Your kids are watching you. Constantly. All the subtle messages from the way you live life are being absorbed by their active little minds, even if neither you nor your child are aware of it. During the summer months, there are more chances for together time, as well as opportunities for you to show your kids the kinds of values you hope they will embrace. How you do vacations is no exception. Family vacations can be memorable and deepen relationships with one another. They can also be a wonderful opportunity to teach principles that will help your kids grow in wisdom. Before you plan your summer trip consider being thoughtful about the messages you are sending your child regarding how you vacation.
What is the purpose of your vacation?
In our hectic society, it is easy to either skip vacations because we can’t carve out the time, or collapse in an over-priced luxurious spot just to have rest and ready-made entertainment. But…
Valentine’s Day and anniversaries are often viewed as a barometer for our romantic relationship. But it’s NOT roses and romance a couple days a year that define a relationship — it’s the deep commitment to fight for connection no matter what.
— ROUND 1 —
Jim’s and my 25th anniversary evening was an adventure to say the least. Jim planned a boat outing on a nearby lake, and packed sumptuous hors’ d’oeuvres. I had composed a song about the joy of our journey and would surprise him when the mood was right. As we hit the lake the wind kicked up and was soon blowing 40 MPH! This hampered our ability to freely cruise the shoreline, so we headed for the protected side of an island and made a wonderful campfire.
Almost every parent yells. Some more than others. Regrettably, I (Jim) was probably on the side of more than average yelling. It went something like this:
My child did or said something I didn’t like and I felt irritated. In my irritation I said in a firm voice, “Stop it!” It wasn’t technically yelling, but may as well have been. My child felt my negative energy and matched or maybe exceeded my volume. Repeat. Then, as the volume increased, since I was the biggest, scariest yeller, I usually ended up defeating my child. I eventually got what I wanted and figured I’d won.
Until it kept happening and the kids grew colder toward me.
As a parent coach for the last decade, I (Lynne) have never met one parent that feels good about habitually yelling at their kids. One client named Dave* summarized what I often hear: “I came from a long line of yellers, and I’m doing the same thing. I’d really like to stop, but it’s harder than I thought.” Like so many parents, Dave’s good intentions weren’t enough. The triggers kept triggering and Dave kept yelling, until he learned a few new ideas to help break the cycle.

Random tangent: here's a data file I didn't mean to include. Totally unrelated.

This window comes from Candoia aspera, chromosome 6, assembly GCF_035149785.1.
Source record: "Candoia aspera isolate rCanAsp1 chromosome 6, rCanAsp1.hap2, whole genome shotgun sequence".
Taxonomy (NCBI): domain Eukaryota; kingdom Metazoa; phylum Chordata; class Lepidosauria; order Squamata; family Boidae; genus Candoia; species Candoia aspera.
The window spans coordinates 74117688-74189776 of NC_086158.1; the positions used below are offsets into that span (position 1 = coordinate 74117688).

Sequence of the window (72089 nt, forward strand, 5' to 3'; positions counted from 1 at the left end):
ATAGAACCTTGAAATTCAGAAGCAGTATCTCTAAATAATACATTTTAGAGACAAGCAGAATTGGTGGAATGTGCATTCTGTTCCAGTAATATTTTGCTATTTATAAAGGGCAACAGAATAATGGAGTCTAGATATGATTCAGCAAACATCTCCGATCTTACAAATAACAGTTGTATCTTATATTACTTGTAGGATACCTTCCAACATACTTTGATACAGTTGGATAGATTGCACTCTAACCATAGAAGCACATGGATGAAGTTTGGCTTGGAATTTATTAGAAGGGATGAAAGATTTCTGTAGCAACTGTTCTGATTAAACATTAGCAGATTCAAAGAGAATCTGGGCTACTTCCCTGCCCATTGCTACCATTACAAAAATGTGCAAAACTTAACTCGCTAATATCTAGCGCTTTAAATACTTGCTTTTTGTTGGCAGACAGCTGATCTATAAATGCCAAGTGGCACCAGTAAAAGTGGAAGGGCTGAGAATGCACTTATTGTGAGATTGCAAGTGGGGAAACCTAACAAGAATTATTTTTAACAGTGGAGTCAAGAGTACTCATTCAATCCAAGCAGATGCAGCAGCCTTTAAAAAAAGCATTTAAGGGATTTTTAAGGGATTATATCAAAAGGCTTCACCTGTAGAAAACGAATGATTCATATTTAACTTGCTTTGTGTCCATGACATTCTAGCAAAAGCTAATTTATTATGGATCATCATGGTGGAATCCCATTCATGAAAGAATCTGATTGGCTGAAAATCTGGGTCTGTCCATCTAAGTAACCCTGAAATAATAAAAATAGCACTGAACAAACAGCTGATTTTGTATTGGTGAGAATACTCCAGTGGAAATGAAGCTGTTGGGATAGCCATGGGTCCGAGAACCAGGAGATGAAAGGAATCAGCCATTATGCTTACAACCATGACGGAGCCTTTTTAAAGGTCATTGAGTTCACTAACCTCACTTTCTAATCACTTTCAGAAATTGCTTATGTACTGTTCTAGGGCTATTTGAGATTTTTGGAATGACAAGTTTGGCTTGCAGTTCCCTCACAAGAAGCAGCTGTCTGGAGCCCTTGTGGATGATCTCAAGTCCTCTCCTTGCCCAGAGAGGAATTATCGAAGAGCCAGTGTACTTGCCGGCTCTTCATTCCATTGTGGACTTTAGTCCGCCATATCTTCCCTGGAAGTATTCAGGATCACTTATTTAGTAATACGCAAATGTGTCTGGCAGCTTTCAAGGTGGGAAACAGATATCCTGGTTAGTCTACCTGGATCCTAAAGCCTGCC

You know you shouldn’t have lost your temper in a recent conflict with a loved one. But you did. To resolve the aftermath, you prayed for forgiveness and reconciled thoroughly with the one you wronged. Then why do you feel like your soul is weighed down under a heap of rocks as you replay the interaction over and over?
What you might be feeling is shame, which is vastly different than guilt. Read about the differences below and how you might talk about this with your kids.
Every day, the staff of Connected Families goes to work, seeking the wisdom of God, and shaping our resources to fit what we think our readers, parents like you, need most. We spend hours writing, editing, and discussing our content, making sure we do our best to communicate God’s grace and truth for families. At the end of the day, we hear from you through comments on our social media feeds, or through email responses, but we don’t know for sure what lands most until the end of the year when we take a look at our stats.
What did parents of 2017 find most relevant for their family? What parenting resources were they frequently seeking out on the internet? The algorithms have been crunched, and below are the top five blog posts clicked most often in 2017 in descending order. Which one resonates most for you? We’d love to hear!
And then, share your favorite article with your friends or parenting groups you are part of! Our marketing dollars are limited, and word of mouth is simply the best!
5. Six Practical Tips to Tame Your Temper
4. Intense Kids: The Essential First Step in Responding to Big Emotions
3. Helping Kids with their Anger: A creative activity to reduce outbursts and prepare kids for healthy relationships
2. Should We Demand Immediate Obedience?
1. Are You An Emotionally Safe Parent?
Messes. You’re likely surrounded by a bunch of them. Piles of dishes in the kitchen. Wrapping paper on the floor. Tired and over-sugared children. Stressed relationships. Just like parenting, Christmas is both messy, and beautiful.